Now that Ms. Zhou’s children are all grown and have their own families, she praises her grandchildren.  From her viewpoint, each of her grandchildren is obedient and sweet.  Outside the home each one is cute and well-behaved.  One of them is concerned whether grandma is wearing enough clothes in cold weather; another wants to share with grandma whatever goodies he is eating.  One can easily see that her magic wand is just as useful on the next generation.

Research tells us that it takes five expressions of praise to make up for what one expression of criticism does to a person’s psyche.  When parents are hypercritical and they don’t follow up with words of praise, a child ends up with a negative view of himself.  It is difficult for anyone who has lost hope in himself to make upward and positive progress.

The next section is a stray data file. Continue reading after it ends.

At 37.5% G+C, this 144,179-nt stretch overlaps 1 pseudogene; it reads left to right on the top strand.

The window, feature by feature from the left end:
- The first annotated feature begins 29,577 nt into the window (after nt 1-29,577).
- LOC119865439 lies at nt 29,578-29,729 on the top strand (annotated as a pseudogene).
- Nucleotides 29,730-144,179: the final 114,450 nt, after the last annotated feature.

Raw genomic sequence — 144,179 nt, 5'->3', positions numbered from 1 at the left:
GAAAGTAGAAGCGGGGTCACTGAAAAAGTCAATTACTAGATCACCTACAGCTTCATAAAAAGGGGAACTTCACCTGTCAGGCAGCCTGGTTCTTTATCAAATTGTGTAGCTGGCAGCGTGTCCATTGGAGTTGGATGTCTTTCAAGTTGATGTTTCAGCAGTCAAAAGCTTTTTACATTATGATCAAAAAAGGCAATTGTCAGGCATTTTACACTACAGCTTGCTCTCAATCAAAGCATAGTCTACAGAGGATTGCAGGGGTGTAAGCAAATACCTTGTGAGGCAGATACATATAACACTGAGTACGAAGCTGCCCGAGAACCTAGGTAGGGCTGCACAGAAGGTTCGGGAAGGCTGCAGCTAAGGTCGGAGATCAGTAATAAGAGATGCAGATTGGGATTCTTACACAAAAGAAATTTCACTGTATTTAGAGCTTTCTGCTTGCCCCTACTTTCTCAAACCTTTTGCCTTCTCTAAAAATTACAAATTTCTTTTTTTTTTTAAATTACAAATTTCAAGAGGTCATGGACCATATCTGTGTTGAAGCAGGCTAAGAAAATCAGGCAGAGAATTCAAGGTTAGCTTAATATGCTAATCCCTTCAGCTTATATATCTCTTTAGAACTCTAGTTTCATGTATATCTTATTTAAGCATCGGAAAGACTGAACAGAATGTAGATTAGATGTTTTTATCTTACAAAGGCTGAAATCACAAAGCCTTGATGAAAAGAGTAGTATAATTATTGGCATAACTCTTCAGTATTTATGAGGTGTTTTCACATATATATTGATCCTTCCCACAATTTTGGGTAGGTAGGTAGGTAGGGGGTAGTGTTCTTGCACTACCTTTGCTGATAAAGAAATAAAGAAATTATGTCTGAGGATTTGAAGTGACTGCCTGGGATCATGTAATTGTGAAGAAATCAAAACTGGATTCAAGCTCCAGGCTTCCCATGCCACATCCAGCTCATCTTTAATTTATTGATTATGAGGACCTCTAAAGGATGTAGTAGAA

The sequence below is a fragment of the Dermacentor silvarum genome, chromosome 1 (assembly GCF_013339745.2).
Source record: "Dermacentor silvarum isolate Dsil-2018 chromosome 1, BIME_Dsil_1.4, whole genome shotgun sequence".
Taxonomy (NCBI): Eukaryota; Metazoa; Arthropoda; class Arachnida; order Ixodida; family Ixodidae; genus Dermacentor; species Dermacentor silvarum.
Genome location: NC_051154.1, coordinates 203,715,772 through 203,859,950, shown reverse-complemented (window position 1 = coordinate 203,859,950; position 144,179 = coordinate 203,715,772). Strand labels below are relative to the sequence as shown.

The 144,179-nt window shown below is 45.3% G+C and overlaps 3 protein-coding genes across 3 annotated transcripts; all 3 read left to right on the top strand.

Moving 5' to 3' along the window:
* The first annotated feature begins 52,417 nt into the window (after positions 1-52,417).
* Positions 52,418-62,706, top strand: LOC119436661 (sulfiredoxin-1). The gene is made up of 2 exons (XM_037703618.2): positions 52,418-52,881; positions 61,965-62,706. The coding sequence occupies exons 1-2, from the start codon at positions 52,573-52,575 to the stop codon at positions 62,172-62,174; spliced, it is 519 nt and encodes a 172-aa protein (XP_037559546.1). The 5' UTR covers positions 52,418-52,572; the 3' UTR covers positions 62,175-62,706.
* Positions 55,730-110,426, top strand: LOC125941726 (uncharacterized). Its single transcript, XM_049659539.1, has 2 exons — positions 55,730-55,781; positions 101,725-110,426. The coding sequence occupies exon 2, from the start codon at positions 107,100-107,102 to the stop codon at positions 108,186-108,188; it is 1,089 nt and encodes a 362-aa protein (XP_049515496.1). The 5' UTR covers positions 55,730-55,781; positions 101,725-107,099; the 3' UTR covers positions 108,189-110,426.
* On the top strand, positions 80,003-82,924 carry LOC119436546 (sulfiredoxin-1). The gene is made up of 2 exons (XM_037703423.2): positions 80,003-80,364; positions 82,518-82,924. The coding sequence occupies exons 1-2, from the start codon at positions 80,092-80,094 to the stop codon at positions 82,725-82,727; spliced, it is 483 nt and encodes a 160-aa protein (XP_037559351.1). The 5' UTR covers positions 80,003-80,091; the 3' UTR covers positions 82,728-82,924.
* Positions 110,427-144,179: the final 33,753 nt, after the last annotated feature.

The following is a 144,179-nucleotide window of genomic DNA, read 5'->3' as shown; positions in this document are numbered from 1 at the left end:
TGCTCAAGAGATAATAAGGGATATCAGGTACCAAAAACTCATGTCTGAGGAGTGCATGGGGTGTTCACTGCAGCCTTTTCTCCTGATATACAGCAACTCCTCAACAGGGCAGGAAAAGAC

Words are very powerful.  We can say things that encourage a child and we can say things that destroy their aspirations, and there is a large difference in which of these we choose to use.  Have you paid attention to your communication with your child, in order to build him a road of life rather than being a stumbling stone on his road toward maturity?